Amilcar

Amilcar CGSS 1927
Amilcar CGSS 1927

Classic Amilcar Tyres


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1923-29 Amilcar Riley Special
1923-29 Amilcar Riley Special

Amilcar History

Joseph Lamy and Emile Akar formed Amilcar in July 1921. The name "Amilcar" was an imperfect anagram of the names of the partners. The company was founded in 34 rue du Chemin-Vert in Paris's 11th arrondissement. However, Amilcar outgrew their limited city-centre space, and in the middle of 1924, the firm relocated to Saint-Denis on the city's northern outskirts.

The first Amilcar was a little cyclecar. In October 1921, the car made its debut at the Paris Motor Show. The company was a major beneficiary of a cyclecar boom, which was sparked by a government initiative that promised a reduced rate of annual car tax for vehicles weighing no more than 350 kg, seating no more than two people, and powered by an engine of no more than 1100cc. When a vehicle exceeded these restrictions, it was no longer referred to be a cyclecar and was instead referred to as a voiturette.

During the late 1920s, the business ventured outside its original comfort zone of little, affordable automobiles, with mixed results. The founders, Akar and Lamy, who were becoming less interested in company management, were persuaded to enter into a commercial relationship with André Briès and Marcel Sée in 1931. Sée already knew Amilcar from the inside, having been fired from a position in the company's management in January 1929. In France, the early 1930s were years of economic difficulty, and by the end of 1933, a firm controlled by Briès and Sée named "Sofia" (Societe financiere pour l'automobile) gained actual control of Amilcar, which continued to operate under its previous name.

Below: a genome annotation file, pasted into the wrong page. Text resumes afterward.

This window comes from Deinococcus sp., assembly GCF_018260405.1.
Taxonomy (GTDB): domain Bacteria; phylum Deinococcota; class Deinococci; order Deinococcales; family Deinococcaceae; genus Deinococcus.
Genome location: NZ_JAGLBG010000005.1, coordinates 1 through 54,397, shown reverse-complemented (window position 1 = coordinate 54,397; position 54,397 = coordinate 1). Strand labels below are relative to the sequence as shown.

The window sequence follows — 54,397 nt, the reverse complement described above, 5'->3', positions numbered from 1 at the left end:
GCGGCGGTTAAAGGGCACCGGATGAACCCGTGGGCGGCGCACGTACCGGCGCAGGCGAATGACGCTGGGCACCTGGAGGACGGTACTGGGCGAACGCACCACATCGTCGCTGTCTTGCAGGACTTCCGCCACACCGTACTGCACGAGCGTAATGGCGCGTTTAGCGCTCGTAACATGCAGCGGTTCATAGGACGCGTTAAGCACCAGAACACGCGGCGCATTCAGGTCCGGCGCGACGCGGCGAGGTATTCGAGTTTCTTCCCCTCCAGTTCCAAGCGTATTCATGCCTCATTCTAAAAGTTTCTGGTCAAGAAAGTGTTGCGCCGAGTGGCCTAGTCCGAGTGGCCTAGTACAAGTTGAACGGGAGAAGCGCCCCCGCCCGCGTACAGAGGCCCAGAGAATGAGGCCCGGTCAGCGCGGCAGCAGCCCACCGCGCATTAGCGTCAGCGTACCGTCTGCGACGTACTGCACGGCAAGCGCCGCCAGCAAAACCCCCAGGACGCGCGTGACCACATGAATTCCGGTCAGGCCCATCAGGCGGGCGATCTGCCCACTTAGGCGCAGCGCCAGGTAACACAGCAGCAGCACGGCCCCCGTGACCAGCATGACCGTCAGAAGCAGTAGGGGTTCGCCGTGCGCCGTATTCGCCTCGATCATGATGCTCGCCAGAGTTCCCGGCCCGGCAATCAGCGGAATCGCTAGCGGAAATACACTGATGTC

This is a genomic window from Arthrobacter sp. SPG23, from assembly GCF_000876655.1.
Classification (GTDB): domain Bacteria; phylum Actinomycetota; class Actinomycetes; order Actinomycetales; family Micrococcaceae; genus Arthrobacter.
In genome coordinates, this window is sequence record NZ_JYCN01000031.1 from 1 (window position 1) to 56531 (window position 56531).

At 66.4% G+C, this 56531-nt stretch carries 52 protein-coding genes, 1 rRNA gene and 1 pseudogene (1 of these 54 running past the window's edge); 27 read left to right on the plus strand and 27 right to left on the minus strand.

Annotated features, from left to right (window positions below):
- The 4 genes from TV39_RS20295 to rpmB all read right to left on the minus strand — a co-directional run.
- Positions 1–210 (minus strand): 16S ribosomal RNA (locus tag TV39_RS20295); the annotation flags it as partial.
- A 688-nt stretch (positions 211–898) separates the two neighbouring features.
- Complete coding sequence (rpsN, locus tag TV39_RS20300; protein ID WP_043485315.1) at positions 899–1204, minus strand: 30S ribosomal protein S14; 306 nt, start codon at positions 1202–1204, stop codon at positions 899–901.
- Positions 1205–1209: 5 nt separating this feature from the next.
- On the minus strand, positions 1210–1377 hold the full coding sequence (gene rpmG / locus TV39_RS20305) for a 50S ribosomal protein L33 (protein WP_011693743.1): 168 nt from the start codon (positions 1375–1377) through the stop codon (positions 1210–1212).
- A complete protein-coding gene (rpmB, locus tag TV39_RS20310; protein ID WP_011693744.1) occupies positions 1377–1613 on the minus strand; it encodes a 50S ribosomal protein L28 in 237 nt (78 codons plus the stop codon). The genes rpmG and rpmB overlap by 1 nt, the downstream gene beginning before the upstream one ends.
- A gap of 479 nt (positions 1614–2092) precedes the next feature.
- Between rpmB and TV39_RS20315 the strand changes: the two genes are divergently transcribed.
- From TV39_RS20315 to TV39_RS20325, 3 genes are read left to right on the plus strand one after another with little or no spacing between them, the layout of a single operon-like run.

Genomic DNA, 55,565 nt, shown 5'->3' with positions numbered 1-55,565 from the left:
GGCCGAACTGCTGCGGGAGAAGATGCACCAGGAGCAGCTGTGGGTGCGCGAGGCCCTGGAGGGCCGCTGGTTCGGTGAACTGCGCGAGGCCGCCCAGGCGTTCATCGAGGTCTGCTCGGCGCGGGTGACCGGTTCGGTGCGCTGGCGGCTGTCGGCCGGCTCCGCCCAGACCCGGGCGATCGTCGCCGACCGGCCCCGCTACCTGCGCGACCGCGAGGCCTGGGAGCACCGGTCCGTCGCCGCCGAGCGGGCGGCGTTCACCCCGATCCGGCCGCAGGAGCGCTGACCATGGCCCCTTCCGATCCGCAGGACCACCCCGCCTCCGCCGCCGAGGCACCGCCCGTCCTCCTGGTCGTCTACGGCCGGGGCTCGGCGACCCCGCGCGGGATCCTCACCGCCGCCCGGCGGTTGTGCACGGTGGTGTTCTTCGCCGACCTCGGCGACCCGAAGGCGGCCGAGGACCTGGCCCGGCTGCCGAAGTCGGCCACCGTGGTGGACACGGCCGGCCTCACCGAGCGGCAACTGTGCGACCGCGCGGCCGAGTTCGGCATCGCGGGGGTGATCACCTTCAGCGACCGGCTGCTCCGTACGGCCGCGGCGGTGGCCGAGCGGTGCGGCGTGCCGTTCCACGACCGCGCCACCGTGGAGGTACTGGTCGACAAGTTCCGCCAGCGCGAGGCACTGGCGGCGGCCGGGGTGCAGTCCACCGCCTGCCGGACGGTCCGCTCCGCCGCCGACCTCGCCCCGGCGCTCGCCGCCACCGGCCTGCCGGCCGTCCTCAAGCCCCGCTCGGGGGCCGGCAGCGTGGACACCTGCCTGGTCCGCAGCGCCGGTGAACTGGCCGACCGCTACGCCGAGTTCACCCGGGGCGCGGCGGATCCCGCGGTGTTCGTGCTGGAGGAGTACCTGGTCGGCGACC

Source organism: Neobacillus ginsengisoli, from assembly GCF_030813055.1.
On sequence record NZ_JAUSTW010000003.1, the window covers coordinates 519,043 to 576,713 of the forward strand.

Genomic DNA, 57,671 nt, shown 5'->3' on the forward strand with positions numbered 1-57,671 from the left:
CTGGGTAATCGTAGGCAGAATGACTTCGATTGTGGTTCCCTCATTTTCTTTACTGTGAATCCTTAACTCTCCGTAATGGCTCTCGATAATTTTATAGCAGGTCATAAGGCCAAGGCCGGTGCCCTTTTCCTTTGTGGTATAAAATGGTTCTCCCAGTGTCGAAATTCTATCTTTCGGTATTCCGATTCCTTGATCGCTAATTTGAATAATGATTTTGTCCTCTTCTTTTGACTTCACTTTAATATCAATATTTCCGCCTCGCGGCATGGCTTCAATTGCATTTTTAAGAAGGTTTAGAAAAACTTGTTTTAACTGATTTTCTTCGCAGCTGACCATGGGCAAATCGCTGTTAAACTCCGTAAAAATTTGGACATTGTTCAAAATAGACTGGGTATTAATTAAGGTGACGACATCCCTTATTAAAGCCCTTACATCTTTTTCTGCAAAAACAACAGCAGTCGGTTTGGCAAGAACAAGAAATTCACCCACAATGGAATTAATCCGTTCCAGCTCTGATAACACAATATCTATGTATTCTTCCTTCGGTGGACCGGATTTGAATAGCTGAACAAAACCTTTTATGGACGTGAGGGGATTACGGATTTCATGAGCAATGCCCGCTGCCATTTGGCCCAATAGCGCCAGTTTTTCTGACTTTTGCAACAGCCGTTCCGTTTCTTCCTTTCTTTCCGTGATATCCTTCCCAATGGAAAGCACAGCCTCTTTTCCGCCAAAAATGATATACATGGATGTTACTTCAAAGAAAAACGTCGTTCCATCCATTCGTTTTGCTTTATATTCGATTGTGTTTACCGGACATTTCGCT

1931-1934 Amilcar Type M3 Roadster
1931-1934 Amilcar Type M3 Roadster

The purchase of Amilcar by "Sofia" in 1933 did not alleviate the financial strains. The plant at Saint-Denis closed for the last time at the end of August 1934, still facing dismal sales numbers, while management tried to salvage the firm. A new model was plainly required, and in October 1934, the firm unveiled the new 2-litre (12CV) Amilcar Pégase, powered by a Delahaye 4-cylinder ohv 2150 cc engine. The Pégase also had a competition variant with a 2490 cc (14CV) engine. After the smaller Amilcar models were withdrawn in October 1935, the Pégase was the only Amilcar model mentioned, built under drastically reduced conditions at facilities in Boulogne-Billancourt.

The front-wheel-drive Amilcar Compound was technologically sophisticated for its day, with a monocoque frame constructed of light alloy and independent suspension all around. Its engine was a four-cylinder side-valve unit of 1185 cc at the time of its debut. By the summer of 1939, production prototypes for an upgraded Compound with an OHV 1340 cc engine were running, and this variant was booked for an October launch at the 1939 Paris Motor Show, however, the motor show was cancelled and the launch was postponed due to France's declaration of war on Germany in early September 1939. The Amilcar was sadly not resumed after World War II.


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